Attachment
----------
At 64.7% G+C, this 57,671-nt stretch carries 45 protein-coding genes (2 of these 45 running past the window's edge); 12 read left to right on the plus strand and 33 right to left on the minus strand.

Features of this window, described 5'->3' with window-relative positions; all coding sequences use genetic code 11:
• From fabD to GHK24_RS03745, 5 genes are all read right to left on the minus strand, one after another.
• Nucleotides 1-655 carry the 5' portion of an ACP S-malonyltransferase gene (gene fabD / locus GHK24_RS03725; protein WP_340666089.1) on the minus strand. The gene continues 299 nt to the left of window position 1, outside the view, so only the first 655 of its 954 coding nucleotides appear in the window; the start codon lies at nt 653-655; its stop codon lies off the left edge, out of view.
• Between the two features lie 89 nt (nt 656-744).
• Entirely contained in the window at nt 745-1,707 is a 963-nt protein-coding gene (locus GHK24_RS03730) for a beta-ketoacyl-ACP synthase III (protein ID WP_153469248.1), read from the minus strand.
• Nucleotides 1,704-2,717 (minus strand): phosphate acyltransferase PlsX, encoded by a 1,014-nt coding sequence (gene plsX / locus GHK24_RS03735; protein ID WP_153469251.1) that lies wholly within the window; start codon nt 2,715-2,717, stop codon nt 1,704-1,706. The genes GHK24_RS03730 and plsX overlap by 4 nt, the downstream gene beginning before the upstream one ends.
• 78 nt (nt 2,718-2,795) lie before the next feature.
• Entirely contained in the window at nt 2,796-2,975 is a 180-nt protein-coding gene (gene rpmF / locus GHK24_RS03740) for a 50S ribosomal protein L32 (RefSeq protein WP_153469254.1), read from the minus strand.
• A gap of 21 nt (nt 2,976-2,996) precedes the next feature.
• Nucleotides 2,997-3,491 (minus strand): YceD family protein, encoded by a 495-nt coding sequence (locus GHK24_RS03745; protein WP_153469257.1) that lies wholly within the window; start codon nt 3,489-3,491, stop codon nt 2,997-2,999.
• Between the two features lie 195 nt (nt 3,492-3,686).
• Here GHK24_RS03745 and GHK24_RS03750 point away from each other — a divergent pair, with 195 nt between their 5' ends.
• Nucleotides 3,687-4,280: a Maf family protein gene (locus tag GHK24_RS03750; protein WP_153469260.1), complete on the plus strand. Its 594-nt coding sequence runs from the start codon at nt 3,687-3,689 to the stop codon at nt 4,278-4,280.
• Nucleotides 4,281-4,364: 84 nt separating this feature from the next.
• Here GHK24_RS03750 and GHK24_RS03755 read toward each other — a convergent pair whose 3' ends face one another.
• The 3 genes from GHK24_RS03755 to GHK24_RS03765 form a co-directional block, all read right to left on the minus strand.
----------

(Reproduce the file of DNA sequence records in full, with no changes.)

At 64.7% G+C, this 57,671-nt stretch carries 45 protein-coding genes (2 of these 45 running past the window's edge); 12 read left to right on the plus strand and 33 right to left on the minus strand.

Features of this window, described 5'->3' with window-relative positions; all coding sequences use genetic code 11:
• From fabD to GHK24_RS03745, 5 genes are all read right to left on the minus strand, one after another.
• Nucleotides 1-655 carry the 5' portion of an ACP S-malonyltransferase gene (gene fabD / locus GHK24_RS03725; protein WP_340666089.1) on the minus strand. The gene continues 299 nt to the left of window position 1, outside the view, so only the first 655 of its 954 coding nucleotides appear in the window; the start codon lies at nt 653-655; its stop codon lies off the left edge, out of view.
• Between the two features lie 89 nt (nt 656-744).
• Entirely contained in the window at nt 745-1,707 is a 963-nt protein-coding gene (locus GHK24_RS03730) for a beta-ketoacyl-ACP synthase III (protein ID WP_153469248.1), read from the minus strand.
• Nucleotides 1,704-2,717 (minus strand): phosphate acyltransferase PlsX, encoded by a 1,014-nt coding sequence (gene plsX / locus GHK24_RS03735; protein ID WP_153469251.1) that lies wholly within the window; start codon nt 2,715-2,717, stop codon nt 1,704-1,706. The genes GHK24_RS03730 and plsX overlap by 4 nt, the downstream gene beginning before the upstream one ends.
• 78 nt (nt 2,718-2,795) lie before the next feature.
• Entirely contained in the window at nt 2,796-2,975 is a 180-nt protein-coding gene (gene rpmF / locus GHK24_RS03740) for a 50S ribosomal protein L32 (RefSeq protein WP_153469254.1), read from the minus strand.
• A gap of 21 nt (nt 2,976-2,996) precedes the next feature.
• Nucleotides 2,997-3,491 (minus strand): YceD family protein, encoded by a 495-nt coding sequence (locus GHK24_RS03745; protein WP_153469257.1) that lies wholly within the window; start codon nt 3,489-3,491, stop codon nt 2,997-2,999.
• Between the two features lie 195 nt (nt 3,492-3,686).
• Here GHK24_RS03745 and GHK24_RS03750 point away from each other — a divergent pair, with 195 nt between their 5' ends.
• Nucleotides 3,687-4,280: a Maf family protein gene (locus tag GHK24_RS03750; protein WP_153469260.1), complete on the plus strand. Its 594-nt coding sequence runs from the start codon at nt 3,687-3,689 to the stop codon at nt 4,278-4,280.
• Nucleotides 4,281-4,364: 84 nt separating this feature from the next.
• Here GHK24_RS03750 and GHK24_RS03755 read toward each other — a convergent pair whose 3' ends face one another.
• The 3 genes from GHK24_RS03755 to GHK24_RS03765 form a co-directional block, all read right to left on the minus strand.